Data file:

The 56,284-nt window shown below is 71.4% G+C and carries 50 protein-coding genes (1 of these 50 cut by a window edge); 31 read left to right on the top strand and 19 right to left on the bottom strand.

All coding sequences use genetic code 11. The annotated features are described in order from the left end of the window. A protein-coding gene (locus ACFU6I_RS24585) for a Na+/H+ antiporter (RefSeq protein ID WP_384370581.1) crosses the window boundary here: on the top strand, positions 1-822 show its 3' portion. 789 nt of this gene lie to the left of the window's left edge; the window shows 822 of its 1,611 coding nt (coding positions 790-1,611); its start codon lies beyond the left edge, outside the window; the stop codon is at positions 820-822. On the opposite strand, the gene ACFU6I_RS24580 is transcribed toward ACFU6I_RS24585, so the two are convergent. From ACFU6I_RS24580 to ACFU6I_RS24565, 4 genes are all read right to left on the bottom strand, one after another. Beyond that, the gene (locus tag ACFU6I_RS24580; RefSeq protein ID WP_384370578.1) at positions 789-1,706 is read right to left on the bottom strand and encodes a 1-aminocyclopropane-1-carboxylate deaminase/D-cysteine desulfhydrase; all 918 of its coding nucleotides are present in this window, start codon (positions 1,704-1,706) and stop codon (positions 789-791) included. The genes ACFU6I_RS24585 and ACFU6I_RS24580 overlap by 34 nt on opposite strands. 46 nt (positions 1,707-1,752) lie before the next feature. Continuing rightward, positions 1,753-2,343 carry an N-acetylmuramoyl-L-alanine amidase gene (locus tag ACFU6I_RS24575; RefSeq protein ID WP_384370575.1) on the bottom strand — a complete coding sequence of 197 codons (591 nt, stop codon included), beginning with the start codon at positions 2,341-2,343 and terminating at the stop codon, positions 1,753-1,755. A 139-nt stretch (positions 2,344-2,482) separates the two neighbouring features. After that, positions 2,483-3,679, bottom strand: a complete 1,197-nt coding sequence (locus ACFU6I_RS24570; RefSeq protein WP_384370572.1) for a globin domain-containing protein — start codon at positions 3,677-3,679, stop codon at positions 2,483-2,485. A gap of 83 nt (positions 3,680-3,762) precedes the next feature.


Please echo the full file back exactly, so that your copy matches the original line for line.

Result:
The 56,284-nt window shown below is 71.4% G+C and carries 50 protein-coding genes (1 of these 50 cut by a window edge); 31 read left to right on the top strand and 19 right to left on the bottom strand.

All coding sequences use genetic code 11. The annotated features are described in order from the left end of the window. A protein-coding gene (locus ACFU6I_RS24585) for a Na+/H+ antiporter (RefSeq protein ID WP_384370581.1) crosses the window boundary here: on the top strand, positions 1-822 show its 3' portion. 789 nt of this gene lie to the left of the window's left edge; the window shows 822 of its 1,611 coding nt (coding positions 790-1,611); its start codon lies beyond the left edge, outside the window; the stop codon is at positions 820-822. On the opposite strand, the gene ACFU6I_RS24580 is transcribed toward ACFU6I_RS24585, so the two are convergent. From ACFU6I_RS24580 to ACFU6I_RS24565, 4 genes are all read right to left on the bottom strand, one after another. Beyond that, the gene (locus tag ACFU6I_RS24580; RefSeq protein ID WP_384370578.1) at positions 789-1,706 is read right to left on the bottom strand and encodes a 1-aminocyclopropane-1-carboxylate deaminase/D-cysteine desulfhydrase; all 918 of its coding nucleotides are present in this window, start codon (positions 1,704-1,706) and stop codon (positions 789-791) included. The genes ACFU6I_RS24585 and ACFU6I_RS24580 overlap by 34 nt on opposite strands. 46 nt (positions 1,707-1,752) lie before the next feature. Continuing rightward, positions 1,753-2,343 carry an N-acetylmuramoyl-L-alanine amidase gene (locus tag ACFU6I_RS24575; RefSeq protein ID WP_384370575.1) on the bottom strand — a complete coding sequence of 197 codons (591 nt, stop codon included), beginning with the start codon at positions 2,341-2,343 and terminating at the stop codon, positions 1,753-1,755. A 139-nt stretch (positions 2,344-2,482) separates the two neighbouring features. After that, positions 2,483-3,679, bottom strand: a complete 1,197-nt coding sequence (locus ACFU6I_RS24570; RefSeq protein WP_384370572.1) for a globin domain-containing protein — start codon at positions 3,677-3,679, stop codon at positions 2,483-2,485. A gap of 83 nt (positions 3,680-3,762) precedes the next feature.